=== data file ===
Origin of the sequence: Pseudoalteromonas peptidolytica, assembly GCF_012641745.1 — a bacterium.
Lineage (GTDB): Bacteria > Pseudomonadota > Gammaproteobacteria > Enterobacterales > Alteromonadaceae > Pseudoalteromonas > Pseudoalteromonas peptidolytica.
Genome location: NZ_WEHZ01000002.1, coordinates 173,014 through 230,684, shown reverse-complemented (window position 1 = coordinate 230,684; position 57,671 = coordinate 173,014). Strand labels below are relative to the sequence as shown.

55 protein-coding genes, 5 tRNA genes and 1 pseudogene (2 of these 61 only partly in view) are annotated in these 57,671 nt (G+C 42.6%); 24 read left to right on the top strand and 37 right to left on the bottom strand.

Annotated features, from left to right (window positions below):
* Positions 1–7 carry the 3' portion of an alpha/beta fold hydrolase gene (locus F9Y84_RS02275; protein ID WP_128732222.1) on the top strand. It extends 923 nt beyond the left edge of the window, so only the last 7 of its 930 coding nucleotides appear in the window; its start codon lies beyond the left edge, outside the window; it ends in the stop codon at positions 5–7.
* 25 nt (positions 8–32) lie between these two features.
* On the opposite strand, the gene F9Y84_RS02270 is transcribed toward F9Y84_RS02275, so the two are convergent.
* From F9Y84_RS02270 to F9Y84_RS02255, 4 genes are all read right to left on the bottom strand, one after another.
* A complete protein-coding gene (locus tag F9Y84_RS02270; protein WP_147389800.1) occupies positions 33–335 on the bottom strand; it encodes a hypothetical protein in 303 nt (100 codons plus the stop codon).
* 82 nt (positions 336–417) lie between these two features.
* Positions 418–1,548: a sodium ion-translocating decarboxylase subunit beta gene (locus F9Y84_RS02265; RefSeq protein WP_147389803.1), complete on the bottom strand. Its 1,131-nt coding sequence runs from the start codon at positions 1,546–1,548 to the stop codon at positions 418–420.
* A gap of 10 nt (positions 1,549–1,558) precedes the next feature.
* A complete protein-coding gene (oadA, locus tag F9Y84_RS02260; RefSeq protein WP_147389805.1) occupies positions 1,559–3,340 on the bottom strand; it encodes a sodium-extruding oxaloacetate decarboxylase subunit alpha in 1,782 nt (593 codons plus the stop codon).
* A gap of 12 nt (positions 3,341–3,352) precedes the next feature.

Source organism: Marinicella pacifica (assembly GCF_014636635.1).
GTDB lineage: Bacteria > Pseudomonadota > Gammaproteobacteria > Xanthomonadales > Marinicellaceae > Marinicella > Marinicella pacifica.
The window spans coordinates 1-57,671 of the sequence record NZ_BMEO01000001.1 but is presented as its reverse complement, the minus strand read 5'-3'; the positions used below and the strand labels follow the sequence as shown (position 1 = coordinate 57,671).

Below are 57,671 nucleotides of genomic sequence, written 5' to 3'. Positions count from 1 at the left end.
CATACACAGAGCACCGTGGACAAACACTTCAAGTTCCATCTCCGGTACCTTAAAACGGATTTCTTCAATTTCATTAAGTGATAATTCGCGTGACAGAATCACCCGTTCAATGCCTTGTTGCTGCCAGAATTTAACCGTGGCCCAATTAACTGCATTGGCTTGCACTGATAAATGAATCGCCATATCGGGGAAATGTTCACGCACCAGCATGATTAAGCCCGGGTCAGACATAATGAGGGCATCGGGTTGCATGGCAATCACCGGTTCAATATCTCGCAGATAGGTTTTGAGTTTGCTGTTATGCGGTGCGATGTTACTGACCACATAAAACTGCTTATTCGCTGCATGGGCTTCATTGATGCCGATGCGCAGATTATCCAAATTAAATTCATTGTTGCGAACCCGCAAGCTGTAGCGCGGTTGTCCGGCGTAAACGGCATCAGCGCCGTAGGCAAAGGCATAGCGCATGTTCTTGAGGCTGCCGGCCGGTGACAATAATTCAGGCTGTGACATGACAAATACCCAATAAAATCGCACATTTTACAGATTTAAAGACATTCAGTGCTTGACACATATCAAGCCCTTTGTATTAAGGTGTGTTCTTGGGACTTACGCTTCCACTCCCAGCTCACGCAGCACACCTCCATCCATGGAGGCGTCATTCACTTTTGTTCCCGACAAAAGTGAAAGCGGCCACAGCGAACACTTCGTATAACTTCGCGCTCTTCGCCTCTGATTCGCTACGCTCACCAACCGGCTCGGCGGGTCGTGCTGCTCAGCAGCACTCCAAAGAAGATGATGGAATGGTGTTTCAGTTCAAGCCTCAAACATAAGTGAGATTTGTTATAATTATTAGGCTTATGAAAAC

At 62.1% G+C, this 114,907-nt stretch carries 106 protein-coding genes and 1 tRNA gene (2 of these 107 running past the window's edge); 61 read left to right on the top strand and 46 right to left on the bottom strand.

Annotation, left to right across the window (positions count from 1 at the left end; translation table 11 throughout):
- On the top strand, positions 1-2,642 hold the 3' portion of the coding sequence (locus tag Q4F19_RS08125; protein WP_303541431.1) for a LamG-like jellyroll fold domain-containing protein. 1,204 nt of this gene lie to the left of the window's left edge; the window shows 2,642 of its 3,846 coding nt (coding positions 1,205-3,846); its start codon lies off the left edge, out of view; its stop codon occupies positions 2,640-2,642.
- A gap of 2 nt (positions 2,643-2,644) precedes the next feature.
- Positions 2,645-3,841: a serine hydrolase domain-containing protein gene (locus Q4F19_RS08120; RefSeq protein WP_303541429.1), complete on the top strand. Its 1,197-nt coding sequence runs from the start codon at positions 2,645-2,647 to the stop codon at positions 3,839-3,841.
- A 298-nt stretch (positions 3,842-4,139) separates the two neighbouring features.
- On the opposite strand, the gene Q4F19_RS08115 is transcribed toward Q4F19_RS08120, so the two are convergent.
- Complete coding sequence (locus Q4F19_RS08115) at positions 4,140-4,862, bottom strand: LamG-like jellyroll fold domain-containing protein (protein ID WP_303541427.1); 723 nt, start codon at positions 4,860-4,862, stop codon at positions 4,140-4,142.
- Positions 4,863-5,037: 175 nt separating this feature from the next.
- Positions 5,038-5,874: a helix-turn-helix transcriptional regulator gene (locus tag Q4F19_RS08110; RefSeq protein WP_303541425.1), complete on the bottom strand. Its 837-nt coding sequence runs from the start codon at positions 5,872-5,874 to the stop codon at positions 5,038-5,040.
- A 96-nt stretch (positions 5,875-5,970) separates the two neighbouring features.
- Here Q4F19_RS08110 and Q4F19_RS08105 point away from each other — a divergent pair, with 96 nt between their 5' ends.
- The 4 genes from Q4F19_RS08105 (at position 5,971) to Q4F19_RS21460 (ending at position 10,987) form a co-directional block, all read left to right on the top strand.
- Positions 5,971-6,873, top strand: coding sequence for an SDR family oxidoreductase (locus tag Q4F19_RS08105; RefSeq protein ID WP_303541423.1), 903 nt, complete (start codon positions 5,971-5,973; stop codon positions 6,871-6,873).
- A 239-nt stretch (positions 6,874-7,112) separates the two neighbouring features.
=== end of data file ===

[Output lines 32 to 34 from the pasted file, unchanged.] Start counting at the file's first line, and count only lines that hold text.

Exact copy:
- Here Q4F19_RS08110 and Q4F19_RS08105 point away from each other — a divergent pair, with 96 nt between their 5' ends.
- The 4 genes from Q4F19_RS08105 (at position 5,971) to Q4F19_RS21460 (ending at position 10,987) form a co-directional block, all read left to right on the top strand.
- Positions 5,971-6,873, top strand: coding sequence for an SDR family oxidoreductase (locus tag Q4F19_RS08105; RefSeq protein ID WP_303541423.1), 903 nt, complete (start codon positions 5,971-5,973; stop codon positions 6,871-6,873).